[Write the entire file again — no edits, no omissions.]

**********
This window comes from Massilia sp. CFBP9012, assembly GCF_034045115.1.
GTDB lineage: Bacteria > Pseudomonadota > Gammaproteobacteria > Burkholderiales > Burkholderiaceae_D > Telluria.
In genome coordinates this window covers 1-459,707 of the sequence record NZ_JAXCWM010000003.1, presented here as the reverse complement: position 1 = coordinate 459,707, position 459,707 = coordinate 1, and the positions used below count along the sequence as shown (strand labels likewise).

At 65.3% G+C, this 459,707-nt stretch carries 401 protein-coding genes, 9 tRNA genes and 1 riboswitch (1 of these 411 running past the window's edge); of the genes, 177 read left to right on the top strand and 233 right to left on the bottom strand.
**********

This window comes from Massilia sp. CFBP9012, assembly GCF_034045115.1.
GTDB lineage: Bacteria > Pseudomonadota > Gammaproteobacteria > Burkholderiales > Burkholderiaceae_D > Telluria.
In genome coordinates this window covers 1-459,707 of the sequence record NZ_JAXCWM010000003.1, presented here as the reverse complement: position 1 = coordinate 459,707, position 459,707 = coordinate 1, and the positions used below count along the sequence as shown (strand labels likewise).

At 65.3% G+C, this 459,707-nt stretch carries 401 protein-coding genes, 9 tRNA genes and 1 riboswitch (1 of these 411 running past the window's edge); of the genes, 177 read left to right on the top strand and 233 right to left on the bottom strand.